When stand-up comic Brian Regan performs at the Mahalia Jackson Theater Sunday night, he'll make the audience move as one, even though he can't see it.

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Brian Regan, by Jerry Metellus

[Updated] In his most recent Comedy Central stand-up special, Brian Regan: Live from Radio City Music Hall, Brian Regan tells the story of working at an IHOP as a busboy when a customer complained about finding a hair in her salad. He doesn’t stop to wonder why someone was eating salad in a house of pancakes. Instead, he reflects on his own upbringing and the ravenous way he and his brothers ate, and how confused he is about her complaint.  

“No prizes come with that,” he tells her, with the look on his face of a terrible bluffer trying to bluff anyway.

That answer prompts the customer to ask to talk to the manager, and this description of the bit is likely more confusing than the moment is on stage. As Regan tells the story, he swiftly switches from role to role, adopting the look and posture of his teenaged self, the customer, and the manager, all trying to collectively work their way through a mundane moment. Regan doesn’t announce who is speaking, but the customer is always looking up from her booth, the manager stands with the forced erectness of someone trying to pretend he’s not in over his head, and Regan presents himself as a young slackjaw, knuckles ready to drag once he’s off the clock. 

In the scene and throughout Regan’s comedy, the hapless confront the bumbling with the limited tools at their disposal. The solutions and conclusions the people in his stories reach are hilariously wrong as they struggle to preserve what little dignity they have left. Characters—often him—may be dumb, but not Dumb and Dumber dumb. They may be full of themselves, but they’re not mean or assholes. More often, they’re simply trying to bluster through their own vulnerabilities. His comedy is fundamentally good-natured, and he never cheats for laughs. You recognize the core reality in his jokes, even at their most exaggerated.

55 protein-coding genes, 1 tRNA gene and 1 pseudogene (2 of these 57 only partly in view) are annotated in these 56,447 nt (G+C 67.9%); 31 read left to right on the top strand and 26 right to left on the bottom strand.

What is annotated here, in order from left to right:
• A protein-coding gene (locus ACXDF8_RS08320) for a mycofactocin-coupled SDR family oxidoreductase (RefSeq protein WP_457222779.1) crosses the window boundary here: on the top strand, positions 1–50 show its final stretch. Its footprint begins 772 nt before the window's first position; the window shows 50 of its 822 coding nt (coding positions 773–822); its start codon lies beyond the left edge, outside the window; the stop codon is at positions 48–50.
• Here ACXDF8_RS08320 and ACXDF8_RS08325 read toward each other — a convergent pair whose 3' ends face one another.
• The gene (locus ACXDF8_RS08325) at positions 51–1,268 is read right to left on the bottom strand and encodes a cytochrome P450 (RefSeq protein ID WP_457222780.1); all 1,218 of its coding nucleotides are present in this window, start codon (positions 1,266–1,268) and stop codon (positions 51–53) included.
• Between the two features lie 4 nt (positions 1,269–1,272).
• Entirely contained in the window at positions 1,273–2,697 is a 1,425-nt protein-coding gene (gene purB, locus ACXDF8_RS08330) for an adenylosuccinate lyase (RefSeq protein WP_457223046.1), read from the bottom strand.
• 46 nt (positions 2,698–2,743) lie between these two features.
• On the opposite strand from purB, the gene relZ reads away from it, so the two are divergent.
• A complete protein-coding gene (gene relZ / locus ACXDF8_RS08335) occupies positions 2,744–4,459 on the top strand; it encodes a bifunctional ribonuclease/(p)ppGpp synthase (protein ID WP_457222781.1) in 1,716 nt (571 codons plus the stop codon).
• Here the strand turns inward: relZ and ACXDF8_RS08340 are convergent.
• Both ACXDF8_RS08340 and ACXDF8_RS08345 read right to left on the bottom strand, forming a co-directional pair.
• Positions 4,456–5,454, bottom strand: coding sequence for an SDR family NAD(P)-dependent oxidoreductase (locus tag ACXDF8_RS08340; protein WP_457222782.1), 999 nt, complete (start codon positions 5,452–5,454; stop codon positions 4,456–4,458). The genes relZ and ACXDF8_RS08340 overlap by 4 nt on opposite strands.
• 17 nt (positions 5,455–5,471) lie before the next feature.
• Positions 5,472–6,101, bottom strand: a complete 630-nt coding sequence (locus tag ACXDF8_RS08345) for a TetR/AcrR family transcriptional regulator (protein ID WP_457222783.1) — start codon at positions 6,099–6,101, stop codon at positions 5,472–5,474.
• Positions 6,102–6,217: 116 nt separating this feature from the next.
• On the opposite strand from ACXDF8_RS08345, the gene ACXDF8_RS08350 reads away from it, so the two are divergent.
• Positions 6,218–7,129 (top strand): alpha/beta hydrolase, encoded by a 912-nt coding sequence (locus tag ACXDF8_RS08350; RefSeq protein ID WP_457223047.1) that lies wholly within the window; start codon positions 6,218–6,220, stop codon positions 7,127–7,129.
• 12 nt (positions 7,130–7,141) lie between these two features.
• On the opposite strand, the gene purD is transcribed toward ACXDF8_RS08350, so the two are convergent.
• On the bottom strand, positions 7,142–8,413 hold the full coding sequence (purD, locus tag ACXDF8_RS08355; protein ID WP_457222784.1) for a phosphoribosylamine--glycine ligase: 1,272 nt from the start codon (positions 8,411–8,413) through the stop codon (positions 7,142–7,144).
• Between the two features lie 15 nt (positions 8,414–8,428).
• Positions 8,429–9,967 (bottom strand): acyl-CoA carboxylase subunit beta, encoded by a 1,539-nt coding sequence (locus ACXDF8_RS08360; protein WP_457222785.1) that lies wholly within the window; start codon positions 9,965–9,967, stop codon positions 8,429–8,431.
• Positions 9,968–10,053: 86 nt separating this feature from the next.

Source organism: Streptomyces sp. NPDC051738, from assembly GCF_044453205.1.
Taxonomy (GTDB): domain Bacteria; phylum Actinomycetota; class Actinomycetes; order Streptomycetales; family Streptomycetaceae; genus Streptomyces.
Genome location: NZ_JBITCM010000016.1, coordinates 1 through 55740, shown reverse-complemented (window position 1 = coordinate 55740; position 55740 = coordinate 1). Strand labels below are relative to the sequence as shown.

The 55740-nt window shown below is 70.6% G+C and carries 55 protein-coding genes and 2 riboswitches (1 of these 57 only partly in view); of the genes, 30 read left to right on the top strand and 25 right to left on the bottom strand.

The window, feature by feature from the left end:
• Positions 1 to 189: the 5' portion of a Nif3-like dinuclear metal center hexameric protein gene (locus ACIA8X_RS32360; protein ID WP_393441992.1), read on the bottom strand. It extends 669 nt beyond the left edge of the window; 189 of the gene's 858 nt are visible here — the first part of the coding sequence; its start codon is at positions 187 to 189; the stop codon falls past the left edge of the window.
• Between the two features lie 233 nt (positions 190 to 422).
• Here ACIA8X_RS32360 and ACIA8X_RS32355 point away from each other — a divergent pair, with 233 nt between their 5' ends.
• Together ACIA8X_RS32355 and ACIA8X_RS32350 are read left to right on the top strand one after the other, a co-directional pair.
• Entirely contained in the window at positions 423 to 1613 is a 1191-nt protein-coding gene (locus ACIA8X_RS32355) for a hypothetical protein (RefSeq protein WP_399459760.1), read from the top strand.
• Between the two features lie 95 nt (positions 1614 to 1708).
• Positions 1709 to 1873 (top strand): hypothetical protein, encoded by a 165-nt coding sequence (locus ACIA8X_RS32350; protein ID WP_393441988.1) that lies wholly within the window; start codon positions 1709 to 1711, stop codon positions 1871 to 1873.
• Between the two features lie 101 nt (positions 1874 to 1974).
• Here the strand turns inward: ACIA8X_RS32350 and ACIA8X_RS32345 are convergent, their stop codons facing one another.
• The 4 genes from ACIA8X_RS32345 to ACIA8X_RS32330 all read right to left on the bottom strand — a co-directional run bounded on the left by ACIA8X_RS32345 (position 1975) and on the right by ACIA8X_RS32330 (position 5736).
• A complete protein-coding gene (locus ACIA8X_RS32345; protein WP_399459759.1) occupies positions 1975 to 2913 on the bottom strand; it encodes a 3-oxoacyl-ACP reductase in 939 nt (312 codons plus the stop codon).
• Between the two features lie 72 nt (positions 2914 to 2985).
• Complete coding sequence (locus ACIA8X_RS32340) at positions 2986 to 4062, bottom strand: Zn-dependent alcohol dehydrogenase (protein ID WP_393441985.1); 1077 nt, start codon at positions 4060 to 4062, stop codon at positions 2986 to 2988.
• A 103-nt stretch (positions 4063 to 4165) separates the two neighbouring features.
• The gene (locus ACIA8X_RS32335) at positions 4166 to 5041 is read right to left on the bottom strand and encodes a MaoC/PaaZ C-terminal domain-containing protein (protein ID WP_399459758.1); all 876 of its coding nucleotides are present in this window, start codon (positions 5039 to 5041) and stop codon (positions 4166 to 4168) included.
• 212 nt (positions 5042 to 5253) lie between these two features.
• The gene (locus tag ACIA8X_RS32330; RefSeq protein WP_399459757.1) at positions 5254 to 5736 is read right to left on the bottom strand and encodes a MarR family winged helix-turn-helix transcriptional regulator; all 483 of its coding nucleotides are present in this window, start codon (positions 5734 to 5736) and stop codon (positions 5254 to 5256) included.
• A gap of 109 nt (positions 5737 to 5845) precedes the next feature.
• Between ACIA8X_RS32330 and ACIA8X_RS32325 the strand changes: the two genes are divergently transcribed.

Brian Regan will perform Sunday at the Mahalia Jackson Theatre, and the scene is typical Regan. It’s not showy or outrageous, and he’s not cutting edge. But more than 20 years in the comedy game have made it possible for him get loud laughs and consistent chuckles throughout the routine. Jerry Seinfeld has declared Regan his favorite comic, and comedians Marc Maron and Chris Hardwick have gushed over Regan’s stand-up work on their podcasts. Patton Oswald said of Regan:

He is our never-fail ideal of what a stand-up performer can be. I have never—ever—met another stand-up that doesn't do a low whistle of awe and respect (and envy) whenever his name comes up.

Todd Glass and Jimmy Dore told me when they went to see Brian at the WIltern they ended up punching each other from sheer joy. I've seen him four times in clubs and three of those four times I've had to scoot back into the kitchen and stop listening to his act because I was laughing so hard I thought I was going to throw up.